Arrow-right Camera
The Spokesman-Review Newspaper

The Spokesman-Review Newspaper The Spokesman-Review

Spokane, Washington  Est. May 19, 1883
Cloudy 40° Cloudy
News >  Features

Retirees offer sage advice

Tribune News Service

Retired? Here’s some advice from “How to Love Your Retirement” (Hundreds of Heads Books, www.hundreds ofheads.com, $13.95), straight from people who’ve done it:

Give yourself a few months after retirement before you think about part-time work (if you have to think about it); plan fun activities for those first few months. As I worked on my finances, I came up with a plan that will let me be comfortable after 10 years of retirement. In the meantime, I will have to work part-time to enjoy the things I want to do. Among the considerations: working in a garden center during the heaviest season; working in a ski resort so that I can improve my skiing; becoming a “temp” so that I can experience a lot of new job situations and people; volunteering in national parks (room and board is free, but no salary); marketing my photos at crafts fairs or other venues. – Phil Mackall, Arlington, Virginia

I didn’t really want to quit working after I retired, but I didn’t want to be in another demanding career. I wanted to do something completely different and also had to work around the disability of my blindness. A business based in my home seemed ideal. My sister is a massage therapist, so I looked into that and found I enjoyed it. – J.S., Scotch Plains, New Jersey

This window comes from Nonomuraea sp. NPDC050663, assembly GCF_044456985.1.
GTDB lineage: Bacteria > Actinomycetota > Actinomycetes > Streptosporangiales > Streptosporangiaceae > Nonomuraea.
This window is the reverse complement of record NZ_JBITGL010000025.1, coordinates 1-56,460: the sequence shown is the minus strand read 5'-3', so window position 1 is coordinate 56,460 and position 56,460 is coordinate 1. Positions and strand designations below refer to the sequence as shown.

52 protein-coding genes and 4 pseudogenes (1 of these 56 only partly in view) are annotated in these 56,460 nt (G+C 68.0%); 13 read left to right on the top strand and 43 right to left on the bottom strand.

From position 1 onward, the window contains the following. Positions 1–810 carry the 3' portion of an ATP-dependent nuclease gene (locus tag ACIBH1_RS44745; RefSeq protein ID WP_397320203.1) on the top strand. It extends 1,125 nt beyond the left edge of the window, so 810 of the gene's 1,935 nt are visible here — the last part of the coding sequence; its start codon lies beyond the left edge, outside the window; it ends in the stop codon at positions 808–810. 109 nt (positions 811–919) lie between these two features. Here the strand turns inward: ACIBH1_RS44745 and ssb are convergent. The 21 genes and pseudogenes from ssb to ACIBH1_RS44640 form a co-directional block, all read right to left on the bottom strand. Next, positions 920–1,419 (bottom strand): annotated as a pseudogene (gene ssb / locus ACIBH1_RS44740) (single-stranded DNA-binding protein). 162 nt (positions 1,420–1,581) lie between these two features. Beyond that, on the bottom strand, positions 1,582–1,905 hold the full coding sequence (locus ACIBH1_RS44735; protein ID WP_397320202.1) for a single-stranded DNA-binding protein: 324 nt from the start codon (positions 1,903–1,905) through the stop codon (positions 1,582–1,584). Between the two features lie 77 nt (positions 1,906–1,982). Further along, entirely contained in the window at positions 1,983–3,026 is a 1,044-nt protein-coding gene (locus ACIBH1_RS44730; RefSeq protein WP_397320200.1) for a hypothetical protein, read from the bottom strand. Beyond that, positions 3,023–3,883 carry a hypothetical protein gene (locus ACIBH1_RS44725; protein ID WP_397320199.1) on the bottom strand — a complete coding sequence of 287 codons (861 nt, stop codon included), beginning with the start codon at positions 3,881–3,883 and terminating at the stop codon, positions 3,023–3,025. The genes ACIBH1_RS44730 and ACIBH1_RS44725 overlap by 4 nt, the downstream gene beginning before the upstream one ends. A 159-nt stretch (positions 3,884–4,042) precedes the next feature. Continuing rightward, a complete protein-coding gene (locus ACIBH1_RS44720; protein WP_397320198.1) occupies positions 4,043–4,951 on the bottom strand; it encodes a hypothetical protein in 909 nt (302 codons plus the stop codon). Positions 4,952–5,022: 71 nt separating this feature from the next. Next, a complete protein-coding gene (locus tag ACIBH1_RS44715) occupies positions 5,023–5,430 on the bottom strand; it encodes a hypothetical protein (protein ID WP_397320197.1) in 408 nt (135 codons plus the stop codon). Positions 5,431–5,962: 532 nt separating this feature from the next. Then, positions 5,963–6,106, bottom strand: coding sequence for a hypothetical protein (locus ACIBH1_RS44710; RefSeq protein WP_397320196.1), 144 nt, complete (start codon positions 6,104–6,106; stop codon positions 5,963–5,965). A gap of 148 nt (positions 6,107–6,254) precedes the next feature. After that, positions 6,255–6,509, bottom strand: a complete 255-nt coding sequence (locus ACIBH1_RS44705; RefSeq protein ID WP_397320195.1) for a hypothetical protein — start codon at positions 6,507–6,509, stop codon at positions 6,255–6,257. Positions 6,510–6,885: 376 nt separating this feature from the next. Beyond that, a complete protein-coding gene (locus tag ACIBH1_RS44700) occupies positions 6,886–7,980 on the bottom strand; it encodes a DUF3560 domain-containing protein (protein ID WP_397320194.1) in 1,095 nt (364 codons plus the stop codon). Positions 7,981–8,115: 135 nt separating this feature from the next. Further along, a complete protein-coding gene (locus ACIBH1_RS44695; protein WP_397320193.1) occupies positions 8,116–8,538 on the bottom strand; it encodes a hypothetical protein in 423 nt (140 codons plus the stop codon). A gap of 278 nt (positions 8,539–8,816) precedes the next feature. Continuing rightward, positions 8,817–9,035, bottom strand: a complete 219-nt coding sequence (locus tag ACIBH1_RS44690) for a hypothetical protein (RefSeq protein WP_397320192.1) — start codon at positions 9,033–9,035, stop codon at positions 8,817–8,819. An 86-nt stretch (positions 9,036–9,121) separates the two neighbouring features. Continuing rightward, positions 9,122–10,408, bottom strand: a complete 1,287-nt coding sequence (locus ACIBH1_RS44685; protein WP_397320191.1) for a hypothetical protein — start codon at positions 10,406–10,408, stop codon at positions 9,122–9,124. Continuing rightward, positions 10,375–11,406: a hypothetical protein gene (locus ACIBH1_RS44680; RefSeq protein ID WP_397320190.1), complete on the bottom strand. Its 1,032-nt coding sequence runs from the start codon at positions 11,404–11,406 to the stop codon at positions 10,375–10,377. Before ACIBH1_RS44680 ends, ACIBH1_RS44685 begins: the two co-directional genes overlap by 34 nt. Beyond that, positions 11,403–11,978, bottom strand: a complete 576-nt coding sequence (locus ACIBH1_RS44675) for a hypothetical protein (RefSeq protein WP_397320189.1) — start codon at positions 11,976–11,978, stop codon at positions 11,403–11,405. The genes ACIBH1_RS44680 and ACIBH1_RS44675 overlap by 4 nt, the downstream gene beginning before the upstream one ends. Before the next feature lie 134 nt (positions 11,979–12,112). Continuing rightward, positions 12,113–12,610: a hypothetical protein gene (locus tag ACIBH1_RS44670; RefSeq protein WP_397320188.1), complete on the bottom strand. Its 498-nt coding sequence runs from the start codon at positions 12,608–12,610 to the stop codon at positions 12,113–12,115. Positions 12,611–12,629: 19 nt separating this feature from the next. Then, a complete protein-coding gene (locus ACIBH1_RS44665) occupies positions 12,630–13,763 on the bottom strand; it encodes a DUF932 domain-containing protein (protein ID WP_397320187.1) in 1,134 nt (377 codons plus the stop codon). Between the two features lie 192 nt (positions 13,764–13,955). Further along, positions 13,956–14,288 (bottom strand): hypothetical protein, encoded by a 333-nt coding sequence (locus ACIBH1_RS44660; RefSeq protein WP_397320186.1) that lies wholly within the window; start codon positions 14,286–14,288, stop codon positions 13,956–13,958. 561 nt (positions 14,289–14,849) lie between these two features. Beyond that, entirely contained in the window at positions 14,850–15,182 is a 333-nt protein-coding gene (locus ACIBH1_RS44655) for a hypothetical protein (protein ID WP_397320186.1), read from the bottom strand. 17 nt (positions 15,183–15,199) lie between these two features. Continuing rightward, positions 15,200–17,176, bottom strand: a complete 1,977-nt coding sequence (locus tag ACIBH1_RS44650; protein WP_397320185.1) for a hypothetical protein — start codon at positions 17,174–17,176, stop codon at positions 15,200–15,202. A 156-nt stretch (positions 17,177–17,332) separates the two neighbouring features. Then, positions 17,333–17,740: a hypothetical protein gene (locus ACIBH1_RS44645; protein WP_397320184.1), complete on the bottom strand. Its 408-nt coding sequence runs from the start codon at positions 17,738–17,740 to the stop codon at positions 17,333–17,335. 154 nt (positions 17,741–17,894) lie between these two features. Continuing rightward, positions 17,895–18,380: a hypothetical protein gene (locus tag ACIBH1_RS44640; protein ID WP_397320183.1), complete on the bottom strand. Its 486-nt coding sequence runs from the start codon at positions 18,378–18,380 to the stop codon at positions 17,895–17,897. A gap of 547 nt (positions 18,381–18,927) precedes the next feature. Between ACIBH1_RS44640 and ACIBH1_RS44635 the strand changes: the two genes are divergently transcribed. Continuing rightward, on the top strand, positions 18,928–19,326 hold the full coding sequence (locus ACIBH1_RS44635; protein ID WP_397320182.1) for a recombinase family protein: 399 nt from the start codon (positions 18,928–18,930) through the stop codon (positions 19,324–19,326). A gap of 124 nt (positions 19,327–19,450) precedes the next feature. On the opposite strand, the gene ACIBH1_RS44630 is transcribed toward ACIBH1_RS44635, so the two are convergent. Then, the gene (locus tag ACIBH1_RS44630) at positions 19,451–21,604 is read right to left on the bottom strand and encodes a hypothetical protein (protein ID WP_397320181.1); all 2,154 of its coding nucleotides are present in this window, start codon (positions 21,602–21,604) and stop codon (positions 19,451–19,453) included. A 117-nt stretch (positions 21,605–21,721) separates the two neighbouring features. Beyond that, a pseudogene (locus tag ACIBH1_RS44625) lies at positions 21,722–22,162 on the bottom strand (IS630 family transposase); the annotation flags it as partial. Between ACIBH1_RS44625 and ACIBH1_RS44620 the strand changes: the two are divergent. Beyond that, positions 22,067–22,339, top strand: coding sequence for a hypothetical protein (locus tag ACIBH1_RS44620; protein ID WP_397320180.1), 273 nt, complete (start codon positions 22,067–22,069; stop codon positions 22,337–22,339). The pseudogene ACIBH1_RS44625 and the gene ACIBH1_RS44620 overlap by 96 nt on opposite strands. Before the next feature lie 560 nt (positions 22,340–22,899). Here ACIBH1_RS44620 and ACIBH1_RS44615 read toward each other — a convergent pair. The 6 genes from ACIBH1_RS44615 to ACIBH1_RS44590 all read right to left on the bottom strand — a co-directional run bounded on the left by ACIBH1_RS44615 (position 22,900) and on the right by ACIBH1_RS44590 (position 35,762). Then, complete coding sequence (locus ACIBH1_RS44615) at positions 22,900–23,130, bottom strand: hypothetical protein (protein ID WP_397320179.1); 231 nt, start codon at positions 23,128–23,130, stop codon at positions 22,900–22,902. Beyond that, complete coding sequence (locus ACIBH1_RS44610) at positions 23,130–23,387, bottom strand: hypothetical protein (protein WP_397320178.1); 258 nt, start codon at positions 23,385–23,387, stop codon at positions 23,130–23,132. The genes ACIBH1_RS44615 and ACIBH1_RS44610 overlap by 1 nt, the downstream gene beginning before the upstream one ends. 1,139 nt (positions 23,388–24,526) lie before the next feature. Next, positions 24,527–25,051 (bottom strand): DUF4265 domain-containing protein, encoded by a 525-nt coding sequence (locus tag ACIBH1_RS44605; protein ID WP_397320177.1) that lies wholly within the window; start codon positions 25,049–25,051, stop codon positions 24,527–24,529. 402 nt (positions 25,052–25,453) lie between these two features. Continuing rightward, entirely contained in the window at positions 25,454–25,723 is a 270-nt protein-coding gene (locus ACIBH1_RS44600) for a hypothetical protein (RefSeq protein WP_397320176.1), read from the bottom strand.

In retirement, I’ve got a business with my husband. The work we’re doing now is a blessing in our lives. Our joy is doing it together and going out on our little trips. Along the way, we go for a bike ride or go for a picnic. It gives me joy. – Anonymous; St. Paul, Minnesota

The Spokesman-Review Newspaper

Local journalism is essential.

Give directly to The Spokesman-Review's Northwest Passages community forums series -- which helps to offset the costs of several reporter and editor positions at the newspaper -- by using the easy options below. Gifts processed in this system are not tax deductible, but are predominately used to help meet the local financial requirements needed to receive national matching-grant funds.

Active Person

Subscribe to the Coronavirus newsletter

Get the day’s latest Coronavirus news delivered to your inbox by subscribing to our newsletter.